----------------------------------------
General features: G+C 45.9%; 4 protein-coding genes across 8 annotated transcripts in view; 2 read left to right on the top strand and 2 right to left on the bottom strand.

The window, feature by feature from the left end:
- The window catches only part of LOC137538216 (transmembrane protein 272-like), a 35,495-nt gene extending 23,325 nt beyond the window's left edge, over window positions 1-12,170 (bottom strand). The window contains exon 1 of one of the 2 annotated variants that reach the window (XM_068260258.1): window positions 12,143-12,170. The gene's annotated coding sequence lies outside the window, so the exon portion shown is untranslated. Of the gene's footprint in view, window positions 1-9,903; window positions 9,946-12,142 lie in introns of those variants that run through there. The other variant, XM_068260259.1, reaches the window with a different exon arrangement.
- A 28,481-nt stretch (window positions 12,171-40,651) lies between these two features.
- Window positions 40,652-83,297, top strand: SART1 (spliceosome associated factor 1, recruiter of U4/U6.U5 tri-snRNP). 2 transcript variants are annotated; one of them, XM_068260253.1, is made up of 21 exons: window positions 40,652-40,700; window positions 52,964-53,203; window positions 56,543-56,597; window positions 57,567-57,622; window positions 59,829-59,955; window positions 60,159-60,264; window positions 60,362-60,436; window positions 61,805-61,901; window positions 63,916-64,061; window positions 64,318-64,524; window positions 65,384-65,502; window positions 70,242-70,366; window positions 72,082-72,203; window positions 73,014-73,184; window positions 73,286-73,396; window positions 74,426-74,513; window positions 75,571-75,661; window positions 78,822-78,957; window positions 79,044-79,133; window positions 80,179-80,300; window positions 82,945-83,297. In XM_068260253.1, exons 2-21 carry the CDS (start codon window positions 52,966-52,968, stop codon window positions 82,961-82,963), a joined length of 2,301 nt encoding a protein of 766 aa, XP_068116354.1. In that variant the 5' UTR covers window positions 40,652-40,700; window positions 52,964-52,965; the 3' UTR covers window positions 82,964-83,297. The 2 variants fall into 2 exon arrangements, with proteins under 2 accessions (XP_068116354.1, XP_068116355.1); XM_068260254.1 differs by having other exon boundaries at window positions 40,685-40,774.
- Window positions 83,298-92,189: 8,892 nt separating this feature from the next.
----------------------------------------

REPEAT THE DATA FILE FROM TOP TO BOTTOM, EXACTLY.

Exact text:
General features: G+C 45.9%; 4 protein-coding genes across 8 annotated transcripts in view; 2 read left to right on the top strand and 2 right to left on the bottom strand.

The window, feature by feature from the left end:
- The window catches only part of LOC137538216 (transmembrane protein 272-like), a 35,495-nt gene extending 23,325 nt beyond the window's left edge, over window positions 1-12,170 (bottom strand). The window contains exon 1 of one of the 2 annotated variants that reach the window (XM_068260258.1): window positions 12,143-12,170. The gene's annotated coding sequence lies outside the window, so the exon portion shown is untranslated. Of the gene's footprint in view, window positions 1-9,903; window positions 9,946-12,142 lie in introns of those variants that run through there. The other variant, XM_068260259.1, reaches the window with a different exon arrangement.
- A 28,481-nt stretch (window positions 12,171-40,651) lies between these two features.
- Window positions 40,652-83,297, top strand: SART1 (spliceosome associated factor 1, recruiter of U4/U6.U5 tri-snRNP). 2 transcript variants are annotated; one of them, XM_068260253.1, is made up of 21 exons: window positions 40,652-40,700; window positions 52,964-53,203; window positions 56,543-56,597; window positions 57,567-57,622; window positions 59,829-59,955; window positions 60,159-60,264; window positions 60,362-60,436; window positions 61,805-61,901; window positions 63,916-64,061; window positions 64,318-64,524; window positions 65,384-65,502; window positions 70,242-70,366; window positions 72,082-72,203; window positions 73,014-73,184; window positions 73,286-73,396; window positions 74,426-74,513; window positions 75,571-75,661; window positions 78,822-78,957; window positions 79,044-79,133; window positions 80,179-80,300; window positions 82,945-83,297. In XM_068260253.1, exons 2-21 carry the CDS (start codon window positions 52,966-52,968, stop codon window positions 82,961-82,963), a joined length of 2,301 nt encoding a protein of 766 aa, XP_068116354.1. In that variant the 5' UTR covers window positions 40,652-40,700; window positions 52,964-52,965; the 3' UTR covers window positions 82,964-83,297. The 2 variants fall into 2 exon arrangements, with proteins under 2 accessions (XP_068116354.1, XP_068116355.1); XM_068260254.1 differs by having other exon boundaries at window positions 40,685-40,774.
- Window positions 83,298-92,189: 8,892 nt separating this feature from the next.